Causes, Effects & Conditions  


Unfortunately, there is nobody that can escape tooth wear, it happens to us all and is part of the natural aging process. Although, in saying that, for some of us this is accelerated or more severe due to a range of different factors. This can be because of our dental health or dental trauma, we can even be more susceptible to tooth wear just because it’s hereditary! So what happens when our teeth begin to wear and more importantly why should we care? This article has a look at the different types and causes of tooth wear, including physiological tooth wear (Bruxism).

What is tooth wear?


…the loss of tooth surface, which can be caused by tooth erosion, attrition or abrasion. It can affect many people in many different ways and is rarely just because of one reason. Our teeth are not only affected by our age but our behaviors, lifestyle, and genetics. Sedation dentistry is a type of medication which can be used to ease patients fears and anxiety to allow a dentist to be able to carry out treatments as well as procedures.  


This type of tooth wear is caused by acid and there are a lot of natural acids in the food and drink we consume. Natural acids can be found in fruit, meat, fizzy drinks and more. When acid from food and drink is in our mouths and around teeth, it softens the enamel, which is the outer, hard layer of the tooth. Saliva neutralizes acid however if this happens too often without proper cleaning, the tooth does not have a sufficient time to recover. This leaves the enamel soft, reducing its mineral content; meaning the tooth, can, therefore, be easily worn away.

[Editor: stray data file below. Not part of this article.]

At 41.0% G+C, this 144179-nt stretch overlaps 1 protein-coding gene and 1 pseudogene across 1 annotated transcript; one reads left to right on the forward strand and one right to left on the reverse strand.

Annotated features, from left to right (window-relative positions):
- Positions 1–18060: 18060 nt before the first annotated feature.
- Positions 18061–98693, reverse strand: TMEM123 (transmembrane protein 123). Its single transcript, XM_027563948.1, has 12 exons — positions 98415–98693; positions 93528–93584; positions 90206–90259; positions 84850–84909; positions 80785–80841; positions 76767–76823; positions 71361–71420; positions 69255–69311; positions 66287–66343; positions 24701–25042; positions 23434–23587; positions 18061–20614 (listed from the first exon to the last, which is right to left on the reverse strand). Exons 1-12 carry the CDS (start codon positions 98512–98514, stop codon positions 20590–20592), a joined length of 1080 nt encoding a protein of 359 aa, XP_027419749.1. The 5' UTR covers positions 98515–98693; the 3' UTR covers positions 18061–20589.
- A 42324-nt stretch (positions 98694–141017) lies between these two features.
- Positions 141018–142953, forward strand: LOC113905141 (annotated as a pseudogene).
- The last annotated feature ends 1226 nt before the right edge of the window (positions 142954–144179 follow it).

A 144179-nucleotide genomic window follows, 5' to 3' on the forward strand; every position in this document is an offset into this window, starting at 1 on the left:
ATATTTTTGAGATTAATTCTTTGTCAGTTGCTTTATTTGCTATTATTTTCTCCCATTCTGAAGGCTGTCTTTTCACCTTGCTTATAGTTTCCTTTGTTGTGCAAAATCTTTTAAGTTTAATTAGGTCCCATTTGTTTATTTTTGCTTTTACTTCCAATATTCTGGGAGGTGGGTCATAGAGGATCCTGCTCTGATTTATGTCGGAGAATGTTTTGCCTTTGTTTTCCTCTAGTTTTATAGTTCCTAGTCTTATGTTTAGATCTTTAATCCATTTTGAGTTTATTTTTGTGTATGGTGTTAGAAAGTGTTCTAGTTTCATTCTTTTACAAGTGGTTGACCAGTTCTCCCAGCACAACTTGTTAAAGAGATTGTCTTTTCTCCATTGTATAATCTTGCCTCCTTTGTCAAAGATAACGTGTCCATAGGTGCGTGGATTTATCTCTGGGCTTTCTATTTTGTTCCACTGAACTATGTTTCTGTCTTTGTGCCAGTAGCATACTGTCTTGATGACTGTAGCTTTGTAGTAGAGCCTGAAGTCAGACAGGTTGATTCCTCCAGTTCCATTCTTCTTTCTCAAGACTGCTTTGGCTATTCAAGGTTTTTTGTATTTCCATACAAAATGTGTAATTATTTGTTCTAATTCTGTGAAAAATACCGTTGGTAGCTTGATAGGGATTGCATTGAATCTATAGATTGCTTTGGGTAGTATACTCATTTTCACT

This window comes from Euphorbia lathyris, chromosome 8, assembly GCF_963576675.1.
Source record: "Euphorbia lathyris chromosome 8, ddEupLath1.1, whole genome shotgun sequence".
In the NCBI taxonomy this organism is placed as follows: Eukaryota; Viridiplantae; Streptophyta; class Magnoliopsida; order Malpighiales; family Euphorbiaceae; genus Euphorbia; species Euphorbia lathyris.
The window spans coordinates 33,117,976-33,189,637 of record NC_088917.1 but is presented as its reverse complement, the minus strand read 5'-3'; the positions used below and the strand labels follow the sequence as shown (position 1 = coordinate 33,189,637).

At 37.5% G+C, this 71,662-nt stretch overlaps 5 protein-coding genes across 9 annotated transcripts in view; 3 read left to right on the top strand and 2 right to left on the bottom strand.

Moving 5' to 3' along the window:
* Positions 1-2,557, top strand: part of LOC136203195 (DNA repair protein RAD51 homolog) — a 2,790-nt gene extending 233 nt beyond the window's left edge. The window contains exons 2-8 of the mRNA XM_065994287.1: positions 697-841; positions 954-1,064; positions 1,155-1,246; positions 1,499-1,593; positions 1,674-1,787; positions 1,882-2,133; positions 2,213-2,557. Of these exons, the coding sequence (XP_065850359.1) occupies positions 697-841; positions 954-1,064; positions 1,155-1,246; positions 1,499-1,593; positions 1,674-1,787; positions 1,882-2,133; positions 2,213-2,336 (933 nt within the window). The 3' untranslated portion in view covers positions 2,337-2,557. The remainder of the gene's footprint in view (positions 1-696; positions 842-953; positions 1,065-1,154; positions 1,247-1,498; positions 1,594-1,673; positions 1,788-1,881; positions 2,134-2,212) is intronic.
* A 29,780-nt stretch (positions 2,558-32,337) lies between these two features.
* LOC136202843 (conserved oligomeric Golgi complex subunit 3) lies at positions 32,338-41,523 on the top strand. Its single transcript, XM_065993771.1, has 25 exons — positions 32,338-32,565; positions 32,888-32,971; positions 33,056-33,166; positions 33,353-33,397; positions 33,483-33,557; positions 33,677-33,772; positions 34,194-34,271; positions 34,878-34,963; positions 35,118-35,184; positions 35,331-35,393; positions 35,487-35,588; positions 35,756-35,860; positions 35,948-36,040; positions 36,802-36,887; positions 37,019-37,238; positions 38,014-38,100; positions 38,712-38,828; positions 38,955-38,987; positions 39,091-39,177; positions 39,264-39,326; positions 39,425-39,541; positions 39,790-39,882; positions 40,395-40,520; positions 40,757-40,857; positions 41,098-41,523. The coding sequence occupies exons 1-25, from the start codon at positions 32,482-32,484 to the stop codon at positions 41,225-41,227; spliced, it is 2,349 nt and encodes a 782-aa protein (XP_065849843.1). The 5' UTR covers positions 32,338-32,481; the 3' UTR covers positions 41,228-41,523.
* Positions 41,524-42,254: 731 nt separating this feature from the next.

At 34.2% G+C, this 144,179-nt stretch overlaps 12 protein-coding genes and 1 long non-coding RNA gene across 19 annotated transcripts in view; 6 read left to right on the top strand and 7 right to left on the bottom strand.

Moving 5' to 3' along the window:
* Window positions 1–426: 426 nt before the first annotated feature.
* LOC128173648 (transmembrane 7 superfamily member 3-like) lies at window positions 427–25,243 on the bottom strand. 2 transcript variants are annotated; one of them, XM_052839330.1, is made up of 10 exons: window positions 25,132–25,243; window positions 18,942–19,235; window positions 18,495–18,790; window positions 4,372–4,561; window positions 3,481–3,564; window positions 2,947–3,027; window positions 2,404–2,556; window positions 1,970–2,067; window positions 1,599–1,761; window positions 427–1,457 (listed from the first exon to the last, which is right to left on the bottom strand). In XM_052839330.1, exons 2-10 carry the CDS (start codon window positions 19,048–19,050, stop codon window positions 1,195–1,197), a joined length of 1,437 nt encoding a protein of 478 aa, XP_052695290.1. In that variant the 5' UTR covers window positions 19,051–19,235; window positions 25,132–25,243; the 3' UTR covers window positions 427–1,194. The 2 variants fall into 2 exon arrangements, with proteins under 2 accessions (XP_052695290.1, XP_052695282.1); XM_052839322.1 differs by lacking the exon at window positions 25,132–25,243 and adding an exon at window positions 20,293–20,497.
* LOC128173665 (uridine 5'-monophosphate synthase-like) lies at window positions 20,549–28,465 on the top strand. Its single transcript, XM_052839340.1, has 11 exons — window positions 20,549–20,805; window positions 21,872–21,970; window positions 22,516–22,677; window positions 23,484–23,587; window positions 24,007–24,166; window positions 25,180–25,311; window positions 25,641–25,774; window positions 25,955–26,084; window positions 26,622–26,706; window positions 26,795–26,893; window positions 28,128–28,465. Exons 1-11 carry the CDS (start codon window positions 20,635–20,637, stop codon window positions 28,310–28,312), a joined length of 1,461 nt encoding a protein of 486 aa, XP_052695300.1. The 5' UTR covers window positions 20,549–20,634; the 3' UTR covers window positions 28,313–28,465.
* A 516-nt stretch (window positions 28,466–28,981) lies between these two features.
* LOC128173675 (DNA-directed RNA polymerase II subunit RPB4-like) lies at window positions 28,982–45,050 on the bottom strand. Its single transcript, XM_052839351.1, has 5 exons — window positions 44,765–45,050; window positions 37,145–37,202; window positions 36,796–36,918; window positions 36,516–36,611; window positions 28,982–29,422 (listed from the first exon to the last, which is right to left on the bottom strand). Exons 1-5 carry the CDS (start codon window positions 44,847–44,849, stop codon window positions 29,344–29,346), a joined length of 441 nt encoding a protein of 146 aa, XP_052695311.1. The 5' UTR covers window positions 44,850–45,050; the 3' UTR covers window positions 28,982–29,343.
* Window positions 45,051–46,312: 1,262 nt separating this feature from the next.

The definition of attrition is “the process of reducing something’s strength or effectiveness through sustained attack or pressure” and tooth attrition is just that. This happens through tooth-to-tooth contact commonly through clenching the jaw and grinding teeth. This is also called mechanical wear, and this is sustained pressure and or grinding which will eventually wear down the enamel. This can also happen because of misaligned teeth and bite. The difficult thing about this is that this can be done while you’re asleep as well as awake, meaning it is usually if always subconscious.

Chronic teeth clenching and grinding can be caused by a condition called Bruxism see below


Abrasion is very similar to attrition, however, unlike being caused by tooth-to-tooth contact, abrasion is caused by an external mechanical force.  Examples of this is an abrasive toothpaste (this is used in lots of whitening toothpaste), hard toothbrush bristles, oral piercings. Abrasive products act almost like sandpaper removing layers of precious enamel.


Bruxism is a physiological condition, which causes tooth wear. I know what you’re thinking, what on earth does that mean? Well, bruxism is subconscious and can be described as a biological response. Let’s take a little look into what that is….

Something suddenly jumps out at you, you’re scared senseless and your heart starts pounding. Your body has gone into “fight or flight”, meaning adrenaline is pumping through your body. This is a biological response… are we still talking about teeth? Yes, yes we are. Fiddling your fingers or clenching your jaw is a biological response, like a coping mechanism or release and you may not even be aware that you’re doing it.